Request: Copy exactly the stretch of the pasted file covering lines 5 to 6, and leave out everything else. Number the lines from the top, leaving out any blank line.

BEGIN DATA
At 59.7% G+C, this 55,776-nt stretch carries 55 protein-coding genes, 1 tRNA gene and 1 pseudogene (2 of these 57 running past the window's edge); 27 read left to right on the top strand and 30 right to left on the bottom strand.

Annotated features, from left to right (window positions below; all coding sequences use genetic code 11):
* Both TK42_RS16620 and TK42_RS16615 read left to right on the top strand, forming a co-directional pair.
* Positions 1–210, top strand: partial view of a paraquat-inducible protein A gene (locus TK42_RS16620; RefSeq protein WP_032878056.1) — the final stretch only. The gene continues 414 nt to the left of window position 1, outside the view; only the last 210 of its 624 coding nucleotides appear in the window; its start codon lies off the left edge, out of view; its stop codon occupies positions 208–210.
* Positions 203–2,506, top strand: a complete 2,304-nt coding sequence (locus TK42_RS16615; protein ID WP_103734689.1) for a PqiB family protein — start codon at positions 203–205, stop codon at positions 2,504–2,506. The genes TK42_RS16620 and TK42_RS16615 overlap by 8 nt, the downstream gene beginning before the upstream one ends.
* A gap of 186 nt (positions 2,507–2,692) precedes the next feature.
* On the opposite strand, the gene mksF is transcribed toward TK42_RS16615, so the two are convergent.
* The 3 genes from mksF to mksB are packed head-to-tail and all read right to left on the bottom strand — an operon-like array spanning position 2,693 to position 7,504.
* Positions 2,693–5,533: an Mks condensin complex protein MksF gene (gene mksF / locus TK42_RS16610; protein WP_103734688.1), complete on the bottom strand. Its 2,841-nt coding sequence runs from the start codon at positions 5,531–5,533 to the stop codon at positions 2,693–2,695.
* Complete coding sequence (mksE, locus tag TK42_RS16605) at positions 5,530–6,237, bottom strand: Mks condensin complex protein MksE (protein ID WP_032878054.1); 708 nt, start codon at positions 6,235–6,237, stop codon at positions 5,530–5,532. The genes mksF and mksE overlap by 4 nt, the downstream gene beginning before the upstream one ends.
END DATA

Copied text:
* Positions 203–2,506, top strand: a complete 2,304-nt coding sequence (locus TK42_RS16615; protein ID WP_103734689.1) for a PqiB family protein — start codon at positions 203–205, stop codon at positions 2,504–2,506. The genes TK42_RS16620 and TK42_RS16615 overlap by 8 nt, the downstream gene beginning before the upstream one ends.
* A gap of 186 nt (positions 2,507–2,692) precedes the next feature.